Iraq was in the midst of an exhaustive, ravaging war in 2007. And that gloom wasn’t eased when its national football team lost 2-0 to minnows Singapore in their opening qualifier for that year’s AFC Asian Cup. Yet despite having to play their home games across the Persian Gulf in the United Arab Emirates, the Iraqis managed to go unbeaten in their remaining five preliminaries and book a place at the continental finals.
Jorvan Vieira was, less than two months beforehand, appointed to oversee the Lions of Mesopotamia’s campaign, but the Brazilian swiftly discovered the magnitude of the task ahead. He recalled: “Several of the players had lost relatives in the war (midfielder Haitham Kadhim had seen gunmen storm onto the pitch during a club match and execute a team-mate). Only six players turned up to our first training session. When I finally got them together, there was big unrest between them due to political and social tension.”
Against all odds
Vieira, much to his credit, managed to create a unity within his squad, but that was far from the end of his troubles: “Our physio was killed by a bomb in Baghdad two days before we flew out to Bangkok – he was on his way to the travel agent to buy his ticket. Then, upon arrival, two of our players were detained for eight hours by immigration officials. I discovered we didn’t have equipment to train with or even kit. We had problems with the food, the hotel booking. It was a nightmare.”
That nightmare continued on the pitch – one left drenched by a tropical downpour prior to kick-off – when Iraq fell behind to co-hosts Thailand after just six minutes of their opening game. Despite having the crowd and the conditions against them, however, a header from captain Younis Mahmoud – who had recently lost a close relative in the war – rescued a point.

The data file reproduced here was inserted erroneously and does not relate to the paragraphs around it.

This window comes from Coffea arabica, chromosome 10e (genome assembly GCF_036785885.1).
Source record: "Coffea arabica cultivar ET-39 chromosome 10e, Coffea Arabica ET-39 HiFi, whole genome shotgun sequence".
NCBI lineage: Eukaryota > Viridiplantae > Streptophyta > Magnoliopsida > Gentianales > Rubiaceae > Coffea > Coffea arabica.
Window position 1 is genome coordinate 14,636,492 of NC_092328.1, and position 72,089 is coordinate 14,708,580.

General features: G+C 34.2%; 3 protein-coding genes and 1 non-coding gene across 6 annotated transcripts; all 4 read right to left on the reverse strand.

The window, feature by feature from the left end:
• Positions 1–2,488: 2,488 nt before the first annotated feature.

Next up were Australia, who were among the favourites for the trophy in their first-ever AFC Asian Cup appearance. Yet a team that had given eventual champions Italy a major scare in the Round of 16 at the 2006 FIFA World Cup Germany™, and boasted English Premier League stars Mark Schwarzer, Lucas Neill, Brett Emerton, Harry Kewell and Mark Viduka, were stunned 3-1 by the west Asians.
A goalless draw with Oman then secured Iraq a ticket from Group A to the quarter-finals, where a Mahmoud double earned them a 2-0 win over Vietnam and set up a last-four date with Korea Republic, who were the only Asian team to have qualified for every FIFA World Cup since 1986. It was David against Goliath, but following a competitive 0-0 draw, a superb save from Noor Sabri helped the Iraqis win the shoot-out 4-3 and secure an Asian Cup final berth for the first time.
It was a fixture with which their opponents, by contrast, were very familiar – Saudi Arabia were, indeed, appearing in the Asian Cup decider for the sixth time in seven editions. And with Yasser Al-Qahtani in immaculate form, and having beaten joint-record three-time champions Japan 3-2 in the semis, The Green Falcons were the overwhelming favourites to lift the trophy.
Five years ago to this Sunday, in the Gelora Bung Karno Stadium in Jakarta, the one-sided match many expected was, actually, an even, entertaining end-to-end battle. Iraq goalkeeper Sabri made one breathtakingly acrobatic save from a Taiseer Al Jassam volley to maintain the deadlock, while defender Bassim Abbas did a great job on Al-Qahtani.
And despite a series of opportunities on both goals, the net rippled only once. It came in the 72nd minute, when Hawar Mohammed delivered a high, hanging corner to the back post. Saudi Arabia No1 Yasser Al-Mosailem appeared the obvious favourite to punch it clear, but Mahmoud leapt the highest and sent a thumping header past two defenders on the line and into the roof of the net.
“It was an unbelievable achievement given all we went through,” said Mahmoud, who finished as the tournament’s joint-leading marksman and Most Valuable Player. “Few expected us to get past the group stage, but we became Asian champions for the first time. What was even more pleasing to us, though, was that we put a smile on the faces of our people. The Iraqi people are very, very passionate about football, and words can’t describe how much they needed that moment of joy in what was a period of such devastation.”